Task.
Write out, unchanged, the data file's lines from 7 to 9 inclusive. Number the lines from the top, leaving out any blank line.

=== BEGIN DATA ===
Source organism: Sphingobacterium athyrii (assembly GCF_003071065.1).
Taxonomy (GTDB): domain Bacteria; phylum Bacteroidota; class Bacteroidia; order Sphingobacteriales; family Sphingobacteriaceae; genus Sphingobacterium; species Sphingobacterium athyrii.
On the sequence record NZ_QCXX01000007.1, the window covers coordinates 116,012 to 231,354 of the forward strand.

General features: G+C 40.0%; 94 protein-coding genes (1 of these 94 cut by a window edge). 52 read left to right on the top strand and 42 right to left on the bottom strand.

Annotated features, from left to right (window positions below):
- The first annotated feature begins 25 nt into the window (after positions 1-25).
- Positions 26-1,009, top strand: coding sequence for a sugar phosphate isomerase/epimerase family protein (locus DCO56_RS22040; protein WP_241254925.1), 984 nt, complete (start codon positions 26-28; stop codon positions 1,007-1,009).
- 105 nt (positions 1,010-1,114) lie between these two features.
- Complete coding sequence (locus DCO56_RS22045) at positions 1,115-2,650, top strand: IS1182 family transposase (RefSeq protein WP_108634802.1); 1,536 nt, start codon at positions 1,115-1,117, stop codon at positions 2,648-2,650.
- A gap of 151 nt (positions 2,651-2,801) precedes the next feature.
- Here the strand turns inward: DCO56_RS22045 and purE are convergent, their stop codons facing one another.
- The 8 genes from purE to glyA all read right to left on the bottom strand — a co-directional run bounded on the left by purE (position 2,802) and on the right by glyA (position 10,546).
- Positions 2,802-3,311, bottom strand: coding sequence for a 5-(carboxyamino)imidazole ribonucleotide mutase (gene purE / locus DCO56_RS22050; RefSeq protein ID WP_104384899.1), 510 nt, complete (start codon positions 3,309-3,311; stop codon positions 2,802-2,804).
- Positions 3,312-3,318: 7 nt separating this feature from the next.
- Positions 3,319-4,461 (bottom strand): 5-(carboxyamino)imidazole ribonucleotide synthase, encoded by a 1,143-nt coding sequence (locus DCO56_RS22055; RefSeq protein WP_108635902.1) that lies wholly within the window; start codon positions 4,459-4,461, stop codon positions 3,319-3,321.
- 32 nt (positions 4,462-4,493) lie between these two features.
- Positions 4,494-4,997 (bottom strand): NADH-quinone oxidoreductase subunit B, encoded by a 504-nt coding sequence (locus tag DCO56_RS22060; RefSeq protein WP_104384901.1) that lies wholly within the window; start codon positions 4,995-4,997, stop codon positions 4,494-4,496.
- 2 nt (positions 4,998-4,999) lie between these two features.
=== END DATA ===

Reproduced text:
- Positions 26-1,009, top strand: coding sequence for a sugar phosphate isomerase/epimerase family protein (locus DCO56_RS22040; protein WP_241254925.1), 984 nt, complete (start codon positions 26-28; stop codon positions 1,007-1,009).
- 105 nt (positions 1,010-1,114) lie between these two features.
- Complete coding sequence (locus DCO56_RS22045) at positions 1,115-2,650, top strand: IS1182 family transposase (RefSeq protein WP_108634802.1); 1,536 nt, start codon at positions 1,115-1,117, stop codon at positions 2,648-2,650.